It is London in the late 1930s, and into a coterie of rather grand early-middle-aged people the sixteen-year-old orphan Portia is plungedbeyond her depth. Disconcertingly vulnerable, Portia is manifestly trying to understand what is going on around her and looking for something that is not there. Evident victim, she is also an inadvertent victimiser - her impossible lovingness and austere trust being too much for her admirer Eddie, who is himself defensive and uncomfortable in this society which has managed to bring them together. In the midst of the rising tension is set perhaps Elizabeth Bowen's most brilliant piece of social comedy, when, at a seaside villa full of rollicking young people, Portia experiences at least temporary relief from the misery Eddie seems determined to bring her.
The Death of the Heart is perhaps Elizabeth Bowen's best-known book. As she deftly and delicately exposes the cruelty that lurks behind the polished surfaces of conventional society, Bowen reveals herself as a masterful novelist who combines a sense of humor with a devastating gift for divining human motivations.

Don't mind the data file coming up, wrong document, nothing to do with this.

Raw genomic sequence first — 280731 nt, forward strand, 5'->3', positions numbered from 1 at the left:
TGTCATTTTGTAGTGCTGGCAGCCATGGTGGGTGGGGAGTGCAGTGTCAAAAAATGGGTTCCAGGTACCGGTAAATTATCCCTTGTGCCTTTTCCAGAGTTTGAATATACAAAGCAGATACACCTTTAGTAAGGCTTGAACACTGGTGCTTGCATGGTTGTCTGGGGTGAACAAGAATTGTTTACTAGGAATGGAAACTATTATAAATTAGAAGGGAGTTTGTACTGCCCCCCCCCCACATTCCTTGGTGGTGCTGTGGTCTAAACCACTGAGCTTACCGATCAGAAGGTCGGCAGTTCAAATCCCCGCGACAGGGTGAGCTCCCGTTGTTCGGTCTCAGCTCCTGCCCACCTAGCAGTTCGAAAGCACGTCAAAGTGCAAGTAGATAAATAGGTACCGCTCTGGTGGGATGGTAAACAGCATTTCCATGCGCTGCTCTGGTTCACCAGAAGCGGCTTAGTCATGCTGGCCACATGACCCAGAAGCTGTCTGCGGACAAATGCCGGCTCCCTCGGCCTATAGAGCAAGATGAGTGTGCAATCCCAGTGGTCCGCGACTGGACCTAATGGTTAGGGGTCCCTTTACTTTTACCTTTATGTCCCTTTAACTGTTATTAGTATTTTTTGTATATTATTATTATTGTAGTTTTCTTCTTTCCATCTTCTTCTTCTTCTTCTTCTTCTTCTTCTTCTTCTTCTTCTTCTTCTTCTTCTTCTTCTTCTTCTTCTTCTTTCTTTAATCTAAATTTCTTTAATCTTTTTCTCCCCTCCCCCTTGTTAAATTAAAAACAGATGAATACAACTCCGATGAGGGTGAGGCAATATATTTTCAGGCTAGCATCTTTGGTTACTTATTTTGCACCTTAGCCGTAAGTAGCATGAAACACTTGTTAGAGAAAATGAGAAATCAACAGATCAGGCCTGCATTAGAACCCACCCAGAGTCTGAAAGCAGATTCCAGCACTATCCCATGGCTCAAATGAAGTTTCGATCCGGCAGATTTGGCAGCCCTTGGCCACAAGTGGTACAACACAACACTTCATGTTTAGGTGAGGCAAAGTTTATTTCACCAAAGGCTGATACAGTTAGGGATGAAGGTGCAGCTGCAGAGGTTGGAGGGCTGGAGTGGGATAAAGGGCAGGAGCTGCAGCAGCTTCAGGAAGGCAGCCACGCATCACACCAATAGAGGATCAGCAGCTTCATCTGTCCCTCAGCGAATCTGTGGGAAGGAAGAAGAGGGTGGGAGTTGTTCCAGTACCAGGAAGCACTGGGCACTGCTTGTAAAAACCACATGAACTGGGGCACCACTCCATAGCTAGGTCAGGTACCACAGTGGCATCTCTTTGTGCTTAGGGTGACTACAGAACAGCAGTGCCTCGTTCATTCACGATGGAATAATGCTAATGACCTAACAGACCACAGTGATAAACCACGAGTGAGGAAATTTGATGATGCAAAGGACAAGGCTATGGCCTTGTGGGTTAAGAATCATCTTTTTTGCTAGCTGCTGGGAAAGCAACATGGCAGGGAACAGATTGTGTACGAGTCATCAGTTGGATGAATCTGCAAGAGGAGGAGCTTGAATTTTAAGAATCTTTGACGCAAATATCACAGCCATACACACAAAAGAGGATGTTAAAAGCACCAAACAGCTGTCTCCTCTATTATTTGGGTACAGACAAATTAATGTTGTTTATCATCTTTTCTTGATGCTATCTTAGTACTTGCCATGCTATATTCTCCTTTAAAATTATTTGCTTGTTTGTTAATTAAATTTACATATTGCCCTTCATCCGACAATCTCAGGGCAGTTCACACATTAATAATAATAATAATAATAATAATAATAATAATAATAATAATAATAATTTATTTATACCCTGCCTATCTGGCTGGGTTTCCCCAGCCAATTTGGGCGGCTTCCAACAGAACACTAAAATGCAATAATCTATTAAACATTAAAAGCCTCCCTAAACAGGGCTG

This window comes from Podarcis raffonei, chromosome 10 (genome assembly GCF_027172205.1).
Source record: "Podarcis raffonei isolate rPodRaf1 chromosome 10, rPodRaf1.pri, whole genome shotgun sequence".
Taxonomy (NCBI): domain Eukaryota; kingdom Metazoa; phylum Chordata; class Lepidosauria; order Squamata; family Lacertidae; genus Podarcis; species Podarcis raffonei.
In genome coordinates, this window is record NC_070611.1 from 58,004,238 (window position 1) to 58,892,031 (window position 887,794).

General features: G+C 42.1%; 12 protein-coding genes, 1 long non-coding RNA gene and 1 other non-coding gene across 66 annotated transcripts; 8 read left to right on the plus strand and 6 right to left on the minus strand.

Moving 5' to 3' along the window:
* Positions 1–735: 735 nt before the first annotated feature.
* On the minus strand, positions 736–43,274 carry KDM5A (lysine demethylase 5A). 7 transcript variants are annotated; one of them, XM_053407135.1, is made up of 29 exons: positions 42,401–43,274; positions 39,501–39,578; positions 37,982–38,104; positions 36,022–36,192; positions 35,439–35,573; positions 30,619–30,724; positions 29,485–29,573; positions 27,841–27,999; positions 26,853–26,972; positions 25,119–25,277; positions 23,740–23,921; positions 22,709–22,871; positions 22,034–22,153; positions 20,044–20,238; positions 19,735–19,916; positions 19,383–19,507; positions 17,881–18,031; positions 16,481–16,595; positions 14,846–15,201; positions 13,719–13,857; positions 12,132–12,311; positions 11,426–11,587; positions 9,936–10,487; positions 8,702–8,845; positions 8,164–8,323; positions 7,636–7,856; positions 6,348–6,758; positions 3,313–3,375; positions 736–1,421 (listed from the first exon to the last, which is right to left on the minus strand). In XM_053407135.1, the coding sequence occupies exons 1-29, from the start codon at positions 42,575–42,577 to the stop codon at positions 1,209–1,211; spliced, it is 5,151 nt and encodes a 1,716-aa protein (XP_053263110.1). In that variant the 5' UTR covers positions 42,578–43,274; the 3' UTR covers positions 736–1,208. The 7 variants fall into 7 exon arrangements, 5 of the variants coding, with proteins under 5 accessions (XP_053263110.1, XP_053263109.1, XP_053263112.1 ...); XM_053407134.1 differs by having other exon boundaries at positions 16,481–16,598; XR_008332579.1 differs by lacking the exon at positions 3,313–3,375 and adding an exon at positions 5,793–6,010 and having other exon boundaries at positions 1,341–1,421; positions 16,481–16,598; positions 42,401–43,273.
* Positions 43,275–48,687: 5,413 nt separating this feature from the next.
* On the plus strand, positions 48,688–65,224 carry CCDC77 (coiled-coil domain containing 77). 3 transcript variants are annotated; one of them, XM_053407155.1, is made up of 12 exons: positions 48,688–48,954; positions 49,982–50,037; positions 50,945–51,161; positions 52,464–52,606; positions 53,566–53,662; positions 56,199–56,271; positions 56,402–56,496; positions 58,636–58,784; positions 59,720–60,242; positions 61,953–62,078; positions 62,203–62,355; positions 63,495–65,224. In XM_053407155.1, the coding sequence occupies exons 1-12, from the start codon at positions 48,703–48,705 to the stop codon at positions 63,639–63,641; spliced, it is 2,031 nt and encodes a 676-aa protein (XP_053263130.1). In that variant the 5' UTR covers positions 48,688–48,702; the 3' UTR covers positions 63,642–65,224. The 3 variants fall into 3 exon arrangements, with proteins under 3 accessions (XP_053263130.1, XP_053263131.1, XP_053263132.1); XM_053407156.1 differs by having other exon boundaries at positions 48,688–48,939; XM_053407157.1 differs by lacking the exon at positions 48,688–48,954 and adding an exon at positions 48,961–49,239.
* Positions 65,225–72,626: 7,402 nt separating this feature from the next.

'Frost in May is the unsurpassed novel of convent school life. This story of a clash between a determined young girl and an authoritarian regime is both perceptive and painfully emotional, convincing in every detail' - Hermione Lee, Observer With a new introduction by Tessa Hadley Nanda Gray, the daughter of a Catholic convert, is nine when she is sent to the Convent of Five Wounds. Quick-witted, resilient and eager to please, she accepts this closed world where, with all the enthusiasm of the outsider, her desires and passions become only those the school permits. Her only deviation from total obedience is the passionate friendships she makes. Convent life is perfectly captured - the smell of beeswax and incense; the petty cruelties of the nuns; the eccentricities of Nanda's school friends. Books in the VMC 40th anniversary series include: Frost in May by Antonia White; The Collected Stories of Grace Paley; Fire from Heaven by Mary Renault; The Magic Toyshop by Angela Carter; The Weather in the Streets by Rosamond Lehmann; Deep Water by Patricia Highsmith; The Return of the Soldier by Rebecca West; Their Eyes Were Watching God by Zora Neale Hurston; Heartburn by Nora Ephron; The Dud Avocado by Elaine Dundy; Memento Mori by Muriel Spark; A View of the Harbour by Elizabeth Taylor and Faces in the Water by Janet Frame